It's a wedding, not a frat party (long)

My little sister, KHespos, is getting married next month. To date, I’ve pretty much avoided giving my opinion on various aspects of her wedding plans. I’m not a big “wedding person,” so I’ve pretty much given my sister advice ONLY when she’s directly asked for it.

Last night, I gave sis a call just to check up on her and see how she was doing. She quickly became semi-hysterical on the phone. A little background before I get into why…

My parents separated after 30 years of marriage and, this Friday, after a five-year legal battle, they’ll finally finish executing the terms of their legal agreement. This has been a tough several years for my family.

My parents are very close to friends they made back in college. When they were a couple, they would socialize all the time with other couples from their college years. However, over the past ten years, these couples have broken up. It’s the same story every time - The man asks for a divorce so he can move down to Florida and hang out with the other divorced men. The women are, of course, devastated. My parents were pretty much the last couple that this happened to, but my Dad apparently decided at one point that spending his winters in Florida enjoying his retirement was more important than his marriage.

Now back to my sister… She was torn in many different directions in putting together the guest list for her wedding. Only after my phone call to her last night do I realize the extent of the bullshit she had to go through with my parents. First of all, my father insisted that all his college friends be there. My sister doesn’t know these people well at all. In fact, she considers many of them to be total scumbags because they left their wives to go party it up down south.

My sister told me that she protested when my father insisted on inviting his friends. She doesn’t like many of them, but there are several that she DOESN’T EVEN KNOW. When I talked to her last night on the phone, she told me that she had to cut several of her own friends from the guest list, including several former roommates, to accommodate my father’s friends. She told me last night that she protested, saying she wanted to invite more people that were close to HER and HER HUSBAND. My Dad told her that he had every right to insist that his people be invited, because he is paying for the wedding.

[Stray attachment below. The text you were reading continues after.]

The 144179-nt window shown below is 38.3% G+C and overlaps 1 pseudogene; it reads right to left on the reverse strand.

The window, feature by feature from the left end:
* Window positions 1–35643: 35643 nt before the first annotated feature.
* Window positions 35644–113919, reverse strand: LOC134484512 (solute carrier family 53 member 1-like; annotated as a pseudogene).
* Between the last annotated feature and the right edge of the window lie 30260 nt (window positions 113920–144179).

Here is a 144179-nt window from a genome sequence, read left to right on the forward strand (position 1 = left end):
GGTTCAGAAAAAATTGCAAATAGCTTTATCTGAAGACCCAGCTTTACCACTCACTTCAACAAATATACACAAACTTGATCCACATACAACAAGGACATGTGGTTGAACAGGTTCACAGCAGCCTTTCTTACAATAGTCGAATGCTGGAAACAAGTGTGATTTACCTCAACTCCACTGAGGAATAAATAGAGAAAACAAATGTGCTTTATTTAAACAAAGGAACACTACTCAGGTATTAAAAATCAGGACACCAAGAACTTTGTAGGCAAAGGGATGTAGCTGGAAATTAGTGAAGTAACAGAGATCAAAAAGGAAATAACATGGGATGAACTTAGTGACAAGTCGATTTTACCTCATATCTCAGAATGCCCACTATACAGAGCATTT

Predictably, my mother insisted that HER friends attend as well. These friends are the ex-wives of the people my Dad is inviting. My sister is about as familiar with most of these people as she is with my Dad’s friends. She DOESN’T EVEN KNOW many of them. Several of them haven’t seen her since she was very young. But, according to my Mom, these people have a “right” to be invited to the wedding because their ex-husbands are going.

So my sister and her husband conceded. Invitations went out, but my sister insisted that divorced friends of my parents could NOT bring guests. This is very important to her, as the seating arrangements are difficult enough with all the ex-couples. She doesn’t want to even ENTERTAIN the possibility of a drunken conflict or the notion of someone making a scene at the reception, so she insisted on this one point.

Apparently, after the invitations went out, my Dad changed his mind about making this concession to my sister. One of his friends called him, demanding to know why he isn’t allowed to bring his girlfriend. My Dad told this friend it was okay for him to bring a date. My sister protested again and was once again reminded that my Dad is writing the checks.

My mother is deeply upset. She’s right to be upset. Now that the precedent has been set, it will only be a matter of days before my Dad caves in to his buddies and lets them bring their girlfriends. This will, of course, make everything extremely uncomfortable for my mom’s friends (their ex-wives) and will throw a giant monkey wrench into the works, a mere month before the wedding.

My sister is broken up about this. She is unbelievably worried that something will happen at the wedding and there will be an unpleasant situation. On top of all this, she is dealing with having to tell HER CLOSE FRIENDS why some of their other friends won’t be attending the wedding and why many of the people who WERE invited can’t bring dates. It’s all to make room for my parents’ college friends.

This extremely selfish tug-of-war between my parents is going to ruin my sister’s day. I just know it. Even if there isn’t a catastrophe, everyone is going to look back on this day and remember that it was a party for my parents and not an occasion for my sister. I can’t believe how selfish my parents are and how little they care about my sister’s happiness as compared to their own “competition” over who gets to have more friends present at the wedding. How fucking ridiculous…

Tell your sister to elope. This is absolutely ridiculous.

If I were your sister…

I’d cancel the whole thing. I’d then go find a place I could have my own bloody wedding & reception, something I could afford on my own. Even if I had to do it a a friggin’ PARK or somebody’s backyard, it’d be worth it.

I’d then call everyone who got an invite and either: